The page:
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Lebanon Watch: Hundreds of Thousands of Lebanese Mourn Pierre Gemayel – Attend Funeral


Mourners attend the funeral of assassinated Lebanese minister Pierre Gemayel in Beirut. Beirut was a sea of red and white flags as Lebanon turned out in a show of force for the funeral of the anti-Syrian minister, whose murder threatens to plunge the country deeper into political turmoil.

AP: Throngs mourn slain Lebanese official

Hundreds of thousands of Lebanese turned the funeral Thursday for a slain Christian government minister into a massive demonstration of anger against Syria and its allies.

The sprawling funeral for Pierre Gemayel reinvigorated suporters of the U.S.-backed government in a power struggle with Syrian-backed Hezbollah and its allies threatening to split this small Mideast nations along sectarian lines. Police estimated some 800,000 people participated in the rally and funeral.

“The second independence uprising was launched today for change and it will not stop,” Gemayel’s father, former President Amin Gemayel, told the crowd in downtown Beirut, speaking from behind a panel of bulletproof glass. “I pledge to you that we will soon take steps so that your efforts will not go in vain.”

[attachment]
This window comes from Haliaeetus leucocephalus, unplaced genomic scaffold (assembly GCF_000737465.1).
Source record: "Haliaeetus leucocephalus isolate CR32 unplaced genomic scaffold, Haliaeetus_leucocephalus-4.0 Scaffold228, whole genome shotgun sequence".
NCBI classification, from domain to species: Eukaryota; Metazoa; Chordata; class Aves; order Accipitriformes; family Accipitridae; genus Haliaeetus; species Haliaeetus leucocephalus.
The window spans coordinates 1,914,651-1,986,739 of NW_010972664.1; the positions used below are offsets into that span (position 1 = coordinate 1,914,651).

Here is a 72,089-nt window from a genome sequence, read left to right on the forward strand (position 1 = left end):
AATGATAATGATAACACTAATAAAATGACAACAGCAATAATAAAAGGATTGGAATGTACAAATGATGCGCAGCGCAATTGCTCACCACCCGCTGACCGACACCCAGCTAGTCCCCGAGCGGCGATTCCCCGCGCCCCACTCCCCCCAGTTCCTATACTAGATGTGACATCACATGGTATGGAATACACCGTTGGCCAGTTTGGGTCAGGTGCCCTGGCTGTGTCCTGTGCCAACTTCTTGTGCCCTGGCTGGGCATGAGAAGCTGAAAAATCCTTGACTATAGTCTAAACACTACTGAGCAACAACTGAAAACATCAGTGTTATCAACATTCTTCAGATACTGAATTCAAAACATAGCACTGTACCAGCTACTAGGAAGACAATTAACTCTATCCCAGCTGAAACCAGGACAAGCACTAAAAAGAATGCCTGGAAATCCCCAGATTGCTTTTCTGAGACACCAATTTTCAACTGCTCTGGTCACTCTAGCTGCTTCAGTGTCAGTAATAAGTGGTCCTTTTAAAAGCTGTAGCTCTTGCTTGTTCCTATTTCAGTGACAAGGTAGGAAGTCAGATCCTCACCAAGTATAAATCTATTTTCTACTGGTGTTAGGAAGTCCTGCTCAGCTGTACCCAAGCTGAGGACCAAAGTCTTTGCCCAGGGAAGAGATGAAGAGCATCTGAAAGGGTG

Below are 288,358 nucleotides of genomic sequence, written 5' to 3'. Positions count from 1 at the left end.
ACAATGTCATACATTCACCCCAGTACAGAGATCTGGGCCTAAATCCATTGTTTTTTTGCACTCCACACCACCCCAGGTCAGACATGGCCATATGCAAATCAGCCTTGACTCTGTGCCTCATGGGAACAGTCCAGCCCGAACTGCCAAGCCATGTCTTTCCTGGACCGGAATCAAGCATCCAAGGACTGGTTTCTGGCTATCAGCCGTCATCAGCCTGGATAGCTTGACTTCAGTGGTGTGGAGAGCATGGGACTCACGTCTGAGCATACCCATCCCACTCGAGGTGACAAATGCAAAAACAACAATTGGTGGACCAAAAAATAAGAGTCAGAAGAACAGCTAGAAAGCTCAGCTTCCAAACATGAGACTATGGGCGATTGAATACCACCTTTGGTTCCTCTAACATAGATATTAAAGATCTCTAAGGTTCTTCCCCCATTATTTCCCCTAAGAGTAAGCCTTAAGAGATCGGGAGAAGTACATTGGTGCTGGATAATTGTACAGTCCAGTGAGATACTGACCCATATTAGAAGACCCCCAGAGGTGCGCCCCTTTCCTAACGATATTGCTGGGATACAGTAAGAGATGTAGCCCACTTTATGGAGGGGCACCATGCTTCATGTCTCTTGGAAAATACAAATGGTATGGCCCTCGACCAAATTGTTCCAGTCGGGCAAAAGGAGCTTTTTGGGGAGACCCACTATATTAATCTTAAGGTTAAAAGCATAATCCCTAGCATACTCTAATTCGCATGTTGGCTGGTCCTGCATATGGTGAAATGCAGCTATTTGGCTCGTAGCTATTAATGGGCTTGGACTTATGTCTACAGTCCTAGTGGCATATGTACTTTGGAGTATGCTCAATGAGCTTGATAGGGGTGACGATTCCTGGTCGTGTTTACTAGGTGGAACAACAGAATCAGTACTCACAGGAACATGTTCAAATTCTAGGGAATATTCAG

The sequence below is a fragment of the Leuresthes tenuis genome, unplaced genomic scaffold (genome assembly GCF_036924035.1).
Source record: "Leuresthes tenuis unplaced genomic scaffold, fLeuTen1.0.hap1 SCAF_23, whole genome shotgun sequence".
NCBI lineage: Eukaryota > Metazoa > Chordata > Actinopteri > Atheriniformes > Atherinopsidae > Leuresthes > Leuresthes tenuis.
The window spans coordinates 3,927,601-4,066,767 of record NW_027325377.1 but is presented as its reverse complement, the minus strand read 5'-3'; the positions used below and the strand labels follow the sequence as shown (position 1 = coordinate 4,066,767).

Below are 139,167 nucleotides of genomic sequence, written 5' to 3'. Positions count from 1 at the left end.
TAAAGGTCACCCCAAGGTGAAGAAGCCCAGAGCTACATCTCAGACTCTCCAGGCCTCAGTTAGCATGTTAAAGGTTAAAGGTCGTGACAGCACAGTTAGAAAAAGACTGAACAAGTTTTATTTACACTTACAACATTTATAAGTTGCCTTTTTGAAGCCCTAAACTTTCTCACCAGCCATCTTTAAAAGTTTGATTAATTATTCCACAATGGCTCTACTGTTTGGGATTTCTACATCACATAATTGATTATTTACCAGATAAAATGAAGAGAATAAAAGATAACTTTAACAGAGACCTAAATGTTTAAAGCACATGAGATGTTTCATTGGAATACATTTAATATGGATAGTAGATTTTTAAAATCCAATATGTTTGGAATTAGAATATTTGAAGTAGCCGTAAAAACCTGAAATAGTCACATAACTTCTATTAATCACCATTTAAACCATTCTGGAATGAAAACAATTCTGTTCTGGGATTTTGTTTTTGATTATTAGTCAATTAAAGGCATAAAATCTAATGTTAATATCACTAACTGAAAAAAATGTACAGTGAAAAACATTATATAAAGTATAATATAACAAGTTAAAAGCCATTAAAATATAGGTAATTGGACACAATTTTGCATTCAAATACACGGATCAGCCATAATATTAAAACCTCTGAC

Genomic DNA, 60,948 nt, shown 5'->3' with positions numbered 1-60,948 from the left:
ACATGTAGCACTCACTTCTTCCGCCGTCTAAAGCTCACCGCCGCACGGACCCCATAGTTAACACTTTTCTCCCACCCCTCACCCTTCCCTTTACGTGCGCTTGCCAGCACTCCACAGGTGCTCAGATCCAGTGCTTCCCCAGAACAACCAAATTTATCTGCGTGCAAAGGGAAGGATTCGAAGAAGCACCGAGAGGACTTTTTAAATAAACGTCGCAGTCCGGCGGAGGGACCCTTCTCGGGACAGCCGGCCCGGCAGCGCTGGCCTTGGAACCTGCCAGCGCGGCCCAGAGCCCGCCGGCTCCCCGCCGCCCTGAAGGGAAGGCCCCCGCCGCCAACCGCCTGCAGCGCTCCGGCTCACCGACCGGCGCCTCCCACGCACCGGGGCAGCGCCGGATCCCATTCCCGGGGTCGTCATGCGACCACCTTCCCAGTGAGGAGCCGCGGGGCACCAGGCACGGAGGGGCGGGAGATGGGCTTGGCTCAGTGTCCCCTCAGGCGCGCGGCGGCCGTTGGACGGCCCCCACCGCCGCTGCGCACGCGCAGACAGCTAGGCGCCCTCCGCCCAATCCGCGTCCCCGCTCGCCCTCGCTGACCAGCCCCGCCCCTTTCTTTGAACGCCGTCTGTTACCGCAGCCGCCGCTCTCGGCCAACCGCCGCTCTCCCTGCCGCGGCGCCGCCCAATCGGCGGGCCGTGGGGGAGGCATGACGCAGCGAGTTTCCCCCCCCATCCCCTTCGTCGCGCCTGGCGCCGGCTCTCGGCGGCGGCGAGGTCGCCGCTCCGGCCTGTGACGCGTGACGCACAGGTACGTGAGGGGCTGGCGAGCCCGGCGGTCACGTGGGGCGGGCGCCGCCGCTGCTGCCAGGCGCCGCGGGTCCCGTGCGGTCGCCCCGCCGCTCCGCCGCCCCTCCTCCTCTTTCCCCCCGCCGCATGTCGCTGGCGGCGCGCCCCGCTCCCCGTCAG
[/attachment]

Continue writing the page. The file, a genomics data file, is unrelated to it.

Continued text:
The throng applauded as the coffin, wrapped in the flag of Gemayel’s Phalange Party — white with a green cedar emblem — was carried past the square to nearby St. George’s Cathedral, where the packed congregation sang hymns. The 34-year-old Gemayel’s wife wept in the church, leaning on his mother’s shoulder.


A Mulsim woman holds up a picture of assassinated Lebanese minister Pierre Gemayel during his funeral procession in Beirut. Beirut was a sea of red and white flags.


Lebanese mourners carry the coffin of Lebanon’s Industry Minister Pierre Gemayel during his funeral in Beirut November 23, 2006.

But in the wake of Gemayel’s slaying, Lebanon is polarized to a degree not seen since Lebanon’s 1975-1990 civil war, sharply divided between anti-Syrian Christians and Sunni Muslims and pro-Syrian Shiites. Many fear Thursday’s funeral could be the first round of demonstrations that could bring the political crisis into the volatile streets.

In Martyrs’ Square, men, women and children waved red, white and green Lebanese flags and posters of Gemayel with the slogans: “We want to live” and “Awaiting justice.”

Stay tuned as turmoil and unrest ferments in the streets of Beirut.

Michael Totten has Shove Your Civil War.


Nicole (L) and Patricia, the sister and wife respectively of Lebanon’s Industry Minister Pierre Gemayel, cry during his funeral in Beirut.


Posters of Syrian President Bashar Assad are burned by anti-Syrian protesters during the funeral of assassinated Christian politician Pierre Gemayel, at the Martyrs square, in Beirut, Lebanon, Thursday Nov. 23, 2006


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